Shreya Rajgopal: The Phone Call

It was a tranquil morning. I was curled up on the couch, reading a book. I was so engrossed in the book that the world around me was almost nonexistent.

I was midway through the book, when the phone on the table beside me rang monotonously. I was captivated in the book and decided not to pick up. It stopped ringing. After five minutes, it rang again. This time I could feel the vibrations. Vibrations of urgency and the sound kept getting louder and louder. Eventually, though it took a great deal of effort, I decided to pick up. Little did I know, that call changed my life.

“Hello?” I said in a nonchalant tone.

“My dear girl, run. Run down in five minutes. And take your mother and sister along with you, for what will happen will be a calamity,” said the voice on the phone. I could not recognise the voice, but I assumed it to be my father.

“Stop the drama, dad! And why should I run? I am in the middle of this fascinating book. Play this prank some other time.”

“If you care about your life, then you will run. I must keep the phone down. Now run. And this is not your father.” The call ended.

I was puzzled. What would happen in five minutes? And who was that man? The more I thought about it, the more frightened I got. I decided to inform my mother about the call, but I as I walked to the kitchen, It happened, The prediction.

The sofa began shaking and so did the fan on the ceiling. The alarm of the building rang and all of the residents ran down the stairs for their lives. My mother came out of the kitchen, carrying my sister and, in a frantic tone, yelled at me to open the door and run out.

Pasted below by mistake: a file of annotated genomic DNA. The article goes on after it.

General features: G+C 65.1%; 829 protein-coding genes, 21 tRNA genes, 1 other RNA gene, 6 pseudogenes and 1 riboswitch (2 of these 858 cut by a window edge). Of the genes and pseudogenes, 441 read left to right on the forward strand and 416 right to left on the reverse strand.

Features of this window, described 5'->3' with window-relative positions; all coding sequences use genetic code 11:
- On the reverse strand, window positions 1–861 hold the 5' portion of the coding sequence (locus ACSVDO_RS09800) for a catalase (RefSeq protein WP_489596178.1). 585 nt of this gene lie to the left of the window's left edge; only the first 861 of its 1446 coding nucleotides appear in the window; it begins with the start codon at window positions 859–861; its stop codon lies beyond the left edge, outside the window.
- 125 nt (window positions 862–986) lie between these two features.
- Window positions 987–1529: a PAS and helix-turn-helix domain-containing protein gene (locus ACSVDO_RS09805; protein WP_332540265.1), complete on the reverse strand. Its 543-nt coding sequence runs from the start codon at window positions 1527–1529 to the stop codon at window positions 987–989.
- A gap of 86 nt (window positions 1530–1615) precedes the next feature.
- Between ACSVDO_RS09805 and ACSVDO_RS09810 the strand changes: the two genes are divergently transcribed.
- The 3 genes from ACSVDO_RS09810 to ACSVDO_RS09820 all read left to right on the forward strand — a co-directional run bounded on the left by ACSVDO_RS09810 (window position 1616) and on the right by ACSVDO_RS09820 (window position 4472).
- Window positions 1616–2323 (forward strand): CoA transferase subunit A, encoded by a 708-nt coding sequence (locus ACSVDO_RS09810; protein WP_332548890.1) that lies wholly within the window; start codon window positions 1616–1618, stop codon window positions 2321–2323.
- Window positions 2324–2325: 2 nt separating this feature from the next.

Once we ran down about five flights of the stairs and were outside the building, we stopped to finally catch our breath. I realised that it was a tremor that we had experienced.

After about fifteen minutes, when people calmed down, the security guard assured us that it was safe to return back into our respective apartments. As soon as we went back home, my mom turned on the television to find out the epicenter of the earthquake we had felt. It turned out to be Nepal. “The magnitude of the earthquake is 7.5,” said the news reporter. “It has shaken up the city.”

As I thought it through, none of it made sense. How did that man know about this? How did he predict it so confidently? And why did he call me? Why not somebody else? How did he get my number? Who is he?

The phone rang again. I was scared. “Mom, let me pick up,” I said. Even though I was scared, I wanted answers,

“Hello,” I said in a frightened voice.

“Sweety, are you alright?” I recognised the voice. It was my father.

“Yes dad, I am fine … are you alright?”

“Yes, don’t worry about me. Can you give the phone to your mother?”

“Sure.” I handed the phone to my mother.

Hours passed, days passed, week passed, months passed but I never received another call from the mysterious caller. Slowly, slowly my prospects of receiving it seemed to reduce. A part of me actually wanted the man to call. But every single day that passed, my expectations reduced.

Suddenly, in the midst of the breezy autumn where the sky was filled with shades of scarlet and garnet, the phone rang. I had forgotten about everything that occurred months back. And so, again, I answered casually.


“I understand that you are taking care of your friend’s cat while she is away. Am I not right?”

The tone, the sound! I held my breath and answered. “Yes. Who is this? How do you know all of this?”

“My dear, the sky is covered with coal-charred clouds and the wind is heavy. But not as heavy as the guilt you will feel within a few seconds. The food you fed the cat, it is poisonous. If I were you, I would not waste a single second. Run.” And the call ended as suddenly as before.

I ran. I ran only to find that Mishay, the cat, had licked his bowl and left it sparking clean. I broke down. I searched for the packet of the cat food only to see that the expiry date had passed a week back and I had not even noticed.